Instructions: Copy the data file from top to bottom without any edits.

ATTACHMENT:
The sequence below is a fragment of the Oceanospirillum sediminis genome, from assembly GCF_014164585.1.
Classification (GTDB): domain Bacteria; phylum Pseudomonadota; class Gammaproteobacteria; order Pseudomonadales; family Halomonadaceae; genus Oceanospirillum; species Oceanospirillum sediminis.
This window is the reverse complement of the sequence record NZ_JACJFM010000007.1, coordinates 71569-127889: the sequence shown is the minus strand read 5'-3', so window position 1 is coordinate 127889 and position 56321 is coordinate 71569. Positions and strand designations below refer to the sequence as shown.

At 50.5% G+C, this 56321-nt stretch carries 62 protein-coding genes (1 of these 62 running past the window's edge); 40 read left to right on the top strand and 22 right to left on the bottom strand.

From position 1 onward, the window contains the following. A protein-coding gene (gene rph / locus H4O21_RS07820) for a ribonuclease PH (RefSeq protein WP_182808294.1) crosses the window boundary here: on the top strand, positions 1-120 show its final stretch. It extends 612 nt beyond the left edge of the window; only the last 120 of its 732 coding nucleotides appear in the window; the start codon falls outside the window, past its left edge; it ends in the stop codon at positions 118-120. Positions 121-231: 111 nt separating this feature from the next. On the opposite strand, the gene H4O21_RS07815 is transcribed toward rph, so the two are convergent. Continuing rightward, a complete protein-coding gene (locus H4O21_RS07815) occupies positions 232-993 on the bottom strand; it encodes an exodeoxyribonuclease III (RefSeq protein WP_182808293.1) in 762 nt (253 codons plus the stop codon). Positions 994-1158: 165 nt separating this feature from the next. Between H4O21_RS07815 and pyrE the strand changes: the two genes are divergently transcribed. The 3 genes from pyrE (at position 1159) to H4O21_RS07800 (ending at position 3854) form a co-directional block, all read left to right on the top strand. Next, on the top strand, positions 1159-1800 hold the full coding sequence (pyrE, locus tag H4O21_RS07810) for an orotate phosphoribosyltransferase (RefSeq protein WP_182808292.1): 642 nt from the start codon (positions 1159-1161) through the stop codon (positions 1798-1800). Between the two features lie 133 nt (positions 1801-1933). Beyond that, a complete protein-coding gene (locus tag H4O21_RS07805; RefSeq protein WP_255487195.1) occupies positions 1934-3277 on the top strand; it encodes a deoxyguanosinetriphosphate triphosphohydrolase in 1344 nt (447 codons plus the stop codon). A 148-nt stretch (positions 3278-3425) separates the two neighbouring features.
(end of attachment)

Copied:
The sequence below is a fragment of the Oceanospirillum sediminis genome, from assembly GCF_014164585.1.
Classification (GTDB): domain Bacteria; phylum Pseudomonadota; class Gammaproteobacteria; order Pseudomonadales; family Halomonadaceae; genus Oceanospirillum; species Oceanospirillum sediminis.
This window is the reverse complement of the sequence record NZ_JACJFM010000007.1, coordinates 71569-127889: the sequence shown is the minus strand read 5'-3', so window position 1 is coordinate 127889 and position 56321 is coordinate 71569. Positions and strand designations below refer to the sequence as shown.

At 50.5% G+C, this 56321-nt stretch carries 62 protein-coding genes (1 of these 62 running past the window's edge); 40 read left to right on the top strand and 22 right to left on the bottom strand.

From position 1 onward, the window contains the following. A protein-coding gene (gene rph / locus H4O21_RS07820) for a ribonuclease PH (RefSeq protein WP_182808294.1) crosses the window boundary here: on the top strand, positions 1-120 show its final stretch. It extends 612 nt beyond the left edge of the window; only the last 120 of its 732 coding nucleotides appear in the window; the start codon falls outside the window, past its left edge; it ends in the stop codon at positions 118-120. Positions 121-231: 111 nt separating this feature from the next. On the opposite strand, the gene H4O21_RS07815 is transcribed toward rph, so the two are convergent. Continuing rightward, a complete protein-coding gene (locus H4O21_RS07815) occupies positions 232-993 on the bottom strand; it encodes an exodeoxyribonuclease III (RefSeq protein WP_182808293.1) in 762 nt (253 codons plus the stop codon). Positions 994-1158: 165 nt separating this feature from the next. Between H4O21_RS07815 and pyrE the strand changes: the two genes are divergently transcribed. The 3 genes from pyrE (at position 1159) to H4O21_RS07800 (ending at position 3854) form a co-directional block, all read left to right on the top strand. Next, on the top strand, positions 1159-1800 hold the full coding sequence (pyrE, locus tag H4O21_RS07810) for an orotate phosphoribosyltransferase (RefSeq protein WP_182808292.1): 642 nt from the start codon (positions 1159-1161) through the stop codon (positions 1798-1800). Between the two features lie 133 nt (positions 1801-1933). Beyond that, a complete protein-coding gene (locus tag H4O21_RS07805; RefSeq protein WP_255487195.1) occupies positions 1934-3277 on the top strand; it encodes a deoxyguanosinetriphosphate triphosphohydrolase in 1344 nt (447 codons plus the stop codon). A 148-nt stretch (positions 3278-3425) separates the two neighbouring features.